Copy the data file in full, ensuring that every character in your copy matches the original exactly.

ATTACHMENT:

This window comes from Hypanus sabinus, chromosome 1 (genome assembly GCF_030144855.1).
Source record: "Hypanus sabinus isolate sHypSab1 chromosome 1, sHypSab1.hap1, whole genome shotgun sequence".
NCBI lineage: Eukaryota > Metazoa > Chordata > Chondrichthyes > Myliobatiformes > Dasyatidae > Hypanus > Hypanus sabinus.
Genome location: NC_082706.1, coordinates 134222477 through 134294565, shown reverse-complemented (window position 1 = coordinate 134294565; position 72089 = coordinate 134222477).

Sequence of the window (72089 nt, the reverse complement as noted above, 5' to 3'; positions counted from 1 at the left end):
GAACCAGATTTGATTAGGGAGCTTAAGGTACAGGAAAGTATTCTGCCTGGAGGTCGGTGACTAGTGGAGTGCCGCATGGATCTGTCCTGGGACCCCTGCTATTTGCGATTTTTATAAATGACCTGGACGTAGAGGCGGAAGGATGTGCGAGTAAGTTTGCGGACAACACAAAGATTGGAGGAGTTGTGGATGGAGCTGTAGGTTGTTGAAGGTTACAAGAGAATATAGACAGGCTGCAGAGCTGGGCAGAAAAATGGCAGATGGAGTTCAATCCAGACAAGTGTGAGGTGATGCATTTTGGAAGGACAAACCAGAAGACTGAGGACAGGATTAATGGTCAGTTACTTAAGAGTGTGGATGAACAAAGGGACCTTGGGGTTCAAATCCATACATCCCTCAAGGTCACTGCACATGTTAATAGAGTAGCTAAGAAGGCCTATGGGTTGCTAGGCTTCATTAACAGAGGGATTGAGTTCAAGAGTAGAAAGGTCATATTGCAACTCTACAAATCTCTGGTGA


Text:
This window comes from Hypanus sabinus, chromosome 1 (genome assembly GCF_030144855.1).
Source record: "Hypanus sabinus isolate sHypSab1 chromosome 1, sHypSab1.hap1, whole genome shotgun sequence".
NCBI lineage: Eukaryota > Metazoa > Chordata > Chondrichthyes > Myliobatiformes > Dasyatidae > Hypanus > Hypanus sabinus.
Genome location: NC_082706.1, coordinates 134222477 through 134294565, shown reverse-complemented (window position 1 = coordinate 134294565; position 72089 = coordinate 134222477).

Sequence of the window (72089 nt, the reverse complement as noted above, 5' to 3'; positions counted from 1 at the left end):
GAACCAGATTTGATTAGGGAGCTTAAGGTACAGGAAAGTATTCTGCCTGGAGGTCGGTGACTAGTGGAGTGCCGCATGGATCTGTCCTGGGACCCCTGCTATTTGCGATTTTTATAAATGACCTGGACGTAGAGGCGGAAGGATGTGCGAGTAAGTTTGCGGACAACACAAAGATTGGAGGAGTTGTGGATGGAGCTGTAGGTTGTTGAAGGTTACAAGAGAATATAGACAGGCTGCAGAGCTGGGCAGAAAAATGGCAGATGGAGTTCAATCCAGACAAGTGTGAGGTGATGCATTTTGGAAGGACAAACCAGAAGACTGAGGACAGGATTAATGGTCAGTTACTTAAGAGTGTGGATGAACAAAGGGACCTTGGGGTTCAAATCCATACATCCCTCAAGGTCACTGCACATGTTAATAGAGTAGCTAAGAAGGCCTATGGGTTGCTAGGCTTCATTAACAGAGGGATTGAGTTCAAGAGTAGAAAGGTCATATTGCAACTCTACAAATCTCTGGTGA